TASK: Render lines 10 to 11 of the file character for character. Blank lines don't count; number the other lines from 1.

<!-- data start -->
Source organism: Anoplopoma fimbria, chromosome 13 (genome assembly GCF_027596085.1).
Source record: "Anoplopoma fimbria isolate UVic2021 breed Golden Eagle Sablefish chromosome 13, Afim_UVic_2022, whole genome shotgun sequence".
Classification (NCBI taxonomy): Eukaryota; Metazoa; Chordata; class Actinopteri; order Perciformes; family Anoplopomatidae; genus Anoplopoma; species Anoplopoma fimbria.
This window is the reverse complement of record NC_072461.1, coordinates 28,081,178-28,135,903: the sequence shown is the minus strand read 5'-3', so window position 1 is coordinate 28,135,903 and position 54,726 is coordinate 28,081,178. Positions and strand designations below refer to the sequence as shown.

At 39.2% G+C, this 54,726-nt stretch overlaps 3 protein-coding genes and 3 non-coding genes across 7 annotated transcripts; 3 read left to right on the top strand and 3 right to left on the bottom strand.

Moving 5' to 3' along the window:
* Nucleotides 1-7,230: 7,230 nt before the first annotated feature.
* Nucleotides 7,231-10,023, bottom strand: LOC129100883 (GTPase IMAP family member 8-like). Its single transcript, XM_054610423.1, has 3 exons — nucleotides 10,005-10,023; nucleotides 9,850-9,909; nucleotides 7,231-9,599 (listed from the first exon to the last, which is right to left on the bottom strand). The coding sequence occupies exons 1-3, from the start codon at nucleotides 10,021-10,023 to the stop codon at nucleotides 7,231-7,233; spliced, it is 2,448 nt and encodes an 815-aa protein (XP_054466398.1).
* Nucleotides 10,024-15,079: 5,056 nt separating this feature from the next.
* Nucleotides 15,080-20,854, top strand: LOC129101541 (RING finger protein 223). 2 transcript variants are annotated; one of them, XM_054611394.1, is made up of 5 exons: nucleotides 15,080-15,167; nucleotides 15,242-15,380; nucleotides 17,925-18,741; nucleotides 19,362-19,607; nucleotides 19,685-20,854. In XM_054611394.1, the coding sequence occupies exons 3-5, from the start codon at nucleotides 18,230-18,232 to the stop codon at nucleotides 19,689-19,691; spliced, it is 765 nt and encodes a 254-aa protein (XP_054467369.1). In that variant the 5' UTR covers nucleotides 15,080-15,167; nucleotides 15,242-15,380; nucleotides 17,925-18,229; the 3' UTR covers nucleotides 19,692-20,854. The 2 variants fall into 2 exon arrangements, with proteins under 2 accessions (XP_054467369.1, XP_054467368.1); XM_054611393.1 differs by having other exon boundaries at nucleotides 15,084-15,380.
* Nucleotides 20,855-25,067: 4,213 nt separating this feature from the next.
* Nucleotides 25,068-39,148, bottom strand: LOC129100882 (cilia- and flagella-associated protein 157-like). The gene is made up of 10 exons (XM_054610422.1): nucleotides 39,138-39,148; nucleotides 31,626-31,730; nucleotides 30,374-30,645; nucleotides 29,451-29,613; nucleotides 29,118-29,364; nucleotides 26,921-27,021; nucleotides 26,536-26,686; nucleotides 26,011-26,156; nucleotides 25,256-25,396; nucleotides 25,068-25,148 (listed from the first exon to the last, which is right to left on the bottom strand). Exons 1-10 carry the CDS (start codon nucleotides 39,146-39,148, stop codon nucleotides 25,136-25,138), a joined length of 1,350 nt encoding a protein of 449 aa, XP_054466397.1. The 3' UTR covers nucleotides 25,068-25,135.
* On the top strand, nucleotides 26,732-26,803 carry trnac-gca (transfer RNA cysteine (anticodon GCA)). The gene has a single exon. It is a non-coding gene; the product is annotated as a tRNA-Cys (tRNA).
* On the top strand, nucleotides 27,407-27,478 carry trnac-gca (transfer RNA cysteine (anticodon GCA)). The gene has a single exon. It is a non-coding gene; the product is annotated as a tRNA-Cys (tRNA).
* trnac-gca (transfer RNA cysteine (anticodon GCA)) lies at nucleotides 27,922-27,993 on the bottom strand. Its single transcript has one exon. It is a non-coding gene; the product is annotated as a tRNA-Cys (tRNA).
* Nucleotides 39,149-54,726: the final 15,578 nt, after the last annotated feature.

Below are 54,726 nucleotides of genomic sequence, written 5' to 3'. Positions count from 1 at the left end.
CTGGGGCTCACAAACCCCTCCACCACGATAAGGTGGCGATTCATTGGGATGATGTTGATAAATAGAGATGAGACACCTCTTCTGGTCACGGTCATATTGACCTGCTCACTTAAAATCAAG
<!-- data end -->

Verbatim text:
* Nucleotides 15,080-20,854, top strand: LOC129101541 (RING finger protein 223). 2 transcript variants are annotated; one of them, XM_054611394.1, is made up of 5 exons: nucleotides 15,080-15,167; nucleotides 15,242-15,380; nucleotides 17,925-18,741; nucleotides 19,362-19,607; nucleotides 19,685-20,854. In XM_054611394.1, the coding sequence occupies exons 3-5, from the start codon at nucleotides 18,230-18,232 to the stop codon at nucleotides 19,689-19,691; spliced, it is 765 nt and encodes a 254-aa protein (XP_054467369.1). In that variant the 5' UTR covers nucleotides 15,080-15,167; nucleotides 15,242-15,380; nucleotides 17,925-18,229; the 3' UTR covers nucleotides 19,692-20,854. The 2 variants fall into 2 exon arrangements, with proteins under 2 accessions (XP_054467369.1, XP_054467368.1); XM_054611393.1 differs by having other exon boundaries at nucleotides 15,084-15,380.
* Nucleotides 20,855-25,067: 4,213 nt separating this feature from the next.